Miami hospitality market shifts focus from beach to emerging downtown areas: ULI event
Ever since Miami pioneer Julia Tuttle sent Henry Flagler a box of fresh orange blossoms to get him to extend his railroad to Miami from frost-damaged West Palm Beach back in 1896, clever marketers have been trying to get investors to buy into Miami’s hospitality market.
Now, instead of orange blossoms, hospitality professionals in the Magic City are promoting hotel investments in some of the city’s newly hip neighborhoods like Wynwood, the Design District and even Little Haiti.
Panelists discussing the state of Miami’s hospitality industry at an Urban Land Institute symposium on Thursday at Three Brickell City Centre said such areas offer the potential to target high-income visitors that every hotelier – and those who invest in hotels – target with their marketing dollars.
Tara Lobo, an analyst with Ernst & Young, said Miami has successfully positioned itself in recent years as a “tropical cosmopolitan destination,” with visitors now flocking to the Wynwood art district as well as to the area’s beaches. Noting that new hotels are no longer “a line of dots along the beach,” Lobo said hotel investment has been strong recently in Miami’s Brickell and Doral neighborhoods.
But 2016 was a rough year for hotels and hotel investors in Miami. Revenue per available room was down 5.8 percent, and occupancy fell 2.2 percentage points, a steep decline compared to the period between 2011 and 2015, when demand over-stripped supply. Lobo said part of the reason for the drop was a flood of 4,900 new hotel rooms coming online, as well as the closing of the Miami Beach Convention Center, which is undergoing a multiyear renovation and is not scheduled to be completed until 2019.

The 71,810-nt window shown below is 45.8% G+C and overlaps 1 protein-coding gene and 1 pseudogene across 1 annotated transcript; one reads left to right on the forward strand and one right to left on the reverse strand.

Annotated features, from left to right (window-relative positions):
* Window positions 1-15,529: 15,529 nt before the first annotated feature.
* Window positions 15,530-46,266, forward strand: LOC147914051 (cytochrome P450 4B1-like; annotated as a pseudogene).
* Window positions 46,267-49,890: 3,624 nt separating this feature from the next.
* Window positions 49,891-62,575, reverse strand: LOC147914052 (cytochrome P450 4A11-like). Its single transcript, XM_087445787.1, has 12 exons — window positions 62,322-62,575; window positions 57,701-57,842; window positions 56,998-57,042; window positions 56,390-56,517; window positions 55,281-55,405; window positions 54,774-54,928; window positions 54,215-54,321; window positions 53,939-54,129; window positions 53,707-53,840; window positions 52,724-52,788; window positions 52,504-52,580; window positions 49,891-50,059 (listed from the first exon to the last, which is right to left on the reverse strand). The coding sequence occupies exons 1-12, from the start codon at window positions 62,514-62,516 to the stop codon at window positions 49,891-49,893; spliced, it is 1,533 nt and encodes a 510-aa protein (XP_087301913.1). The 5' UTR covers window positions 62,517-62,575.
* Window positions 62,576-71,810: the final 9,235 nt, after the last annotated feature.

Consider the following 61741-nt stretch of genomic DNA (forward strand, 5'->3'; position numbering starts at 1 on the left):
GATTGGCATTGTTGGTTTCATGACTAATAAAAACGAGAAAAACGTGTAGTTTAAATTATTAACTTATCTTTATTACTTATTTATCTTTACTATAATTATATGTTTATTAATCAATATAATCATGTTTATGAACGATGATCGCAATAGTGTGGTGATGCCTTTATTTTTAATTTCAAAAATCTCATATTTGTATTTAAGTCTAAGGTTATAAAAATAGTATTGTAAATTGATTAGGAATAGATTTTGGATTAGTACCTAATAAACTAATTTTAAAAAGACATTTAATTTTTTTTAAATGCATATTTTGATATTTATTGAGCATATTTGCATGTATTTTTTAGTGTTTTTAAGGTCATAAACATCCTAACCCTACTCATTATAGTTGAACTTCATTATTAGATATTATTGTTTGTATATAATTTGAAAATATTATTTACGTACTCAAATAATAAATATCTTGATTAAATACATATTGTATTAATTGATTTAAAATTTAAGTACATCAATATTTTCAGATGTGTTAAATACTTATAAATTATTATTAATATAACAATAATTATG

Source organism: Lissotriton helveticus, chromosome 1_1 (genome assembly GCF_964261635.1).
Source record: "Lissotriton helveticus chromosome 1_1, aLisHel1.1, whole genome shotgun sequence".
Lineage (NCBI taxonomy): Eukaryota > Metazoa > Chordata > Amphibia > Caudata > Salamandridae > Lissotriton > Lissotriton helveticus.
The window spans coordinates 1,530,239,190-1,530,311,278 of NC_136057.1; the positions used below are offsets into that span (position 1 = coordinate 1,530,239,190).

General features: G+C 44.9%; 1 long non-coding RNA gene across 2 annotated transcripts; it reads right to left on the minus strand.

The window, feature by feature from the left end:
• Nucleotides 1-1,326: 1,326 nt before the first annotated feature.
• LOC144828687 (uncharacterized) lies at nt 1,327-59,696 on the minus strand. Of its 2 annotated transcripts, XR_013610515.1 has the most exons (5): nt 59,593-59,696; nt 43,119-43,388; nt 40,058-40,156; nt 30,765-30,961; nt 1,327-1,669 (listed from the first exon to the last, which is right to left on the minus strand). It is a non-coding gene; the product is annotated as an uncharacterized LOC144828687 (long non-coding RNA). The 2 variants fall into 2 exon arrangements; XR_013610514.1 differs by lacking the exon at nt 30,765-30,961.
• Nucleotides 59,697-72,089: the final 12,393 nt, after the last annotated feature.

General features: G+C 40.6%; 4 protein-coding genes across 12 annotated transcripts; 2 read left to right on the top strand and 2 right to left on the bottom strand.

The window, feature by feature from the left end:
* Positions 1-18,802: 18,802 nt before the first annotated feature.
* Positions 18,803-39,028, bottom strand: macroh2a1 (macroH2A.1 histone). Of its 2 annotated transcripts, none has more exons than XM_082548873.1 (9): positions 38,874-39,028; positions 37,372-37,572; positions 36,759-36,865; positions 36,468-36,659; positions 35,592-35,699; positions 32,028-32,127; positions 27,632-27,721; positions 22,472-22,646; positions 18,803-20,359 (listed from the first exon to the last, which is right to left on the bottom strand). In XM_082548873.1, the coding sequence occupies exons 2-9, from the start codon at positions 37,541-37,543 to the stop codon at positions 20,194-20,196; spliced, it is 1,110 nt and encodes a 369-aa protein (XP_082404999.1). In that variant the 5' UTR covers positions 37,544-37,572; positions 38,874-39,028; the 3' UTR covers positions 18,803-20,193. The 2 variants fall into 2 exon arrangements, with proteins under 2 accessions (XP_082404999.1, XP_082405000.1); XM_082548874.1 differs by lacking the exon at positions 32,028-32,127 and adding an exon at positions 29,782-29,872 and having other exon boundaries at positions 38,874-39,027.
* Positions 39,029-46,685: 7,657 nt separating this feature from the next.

A strong U.S. dollar, and news that Miami had become a Zika virus transmission zone kept many other visitors away, and several panelists said they did not see a full recovery for the hotel industry until at least 2020. Panelists said Miami hoteliers have responded by refinancing their properties and seeking out new markets like China.
One area of the hospitality industry that has not seen a downturn in Miami has been short rental platforms, with companies like Airbnb, and VRBO racking up huge profits in the Miami area but at the same time generating intense opposition from municipalities like Miami and Miami Beach, which have outlawed the services for most locations within their city limits. But just this week, Miami Dade and Broward counties struck tax deals with Airbnb that will likely bring in millions of dollars of revenue to county coffers in both locations, and there are no signs that restrictions like those imposed in Miami and Miami Beach are slowing down the growth of the vacation rental services.
Panelist Parker Stanberry, co-founder and CEO of Oasis, said he expects to see more consolidation in the vacation rental business. He cited Expedia’s purchase of HomeAway last year for $3.9 billion, and other big investors like Blackstone “paying attention,” to the sector.
Stanberry, who said his company is not a vacation rental marketplace, but a hospitality company that selects and manages apartments with many for long-term stays of 90 days or longer, told The Real Deal that companies like his benefit from customers who “are hesitant to try the unmanaged experience.” Stanberry said his company has been able to successfully compete in the market by offering features like club memberships and concierge services. “We think of ourselves as sort of a new version of a hotel management company, versus an online booking platform, he said.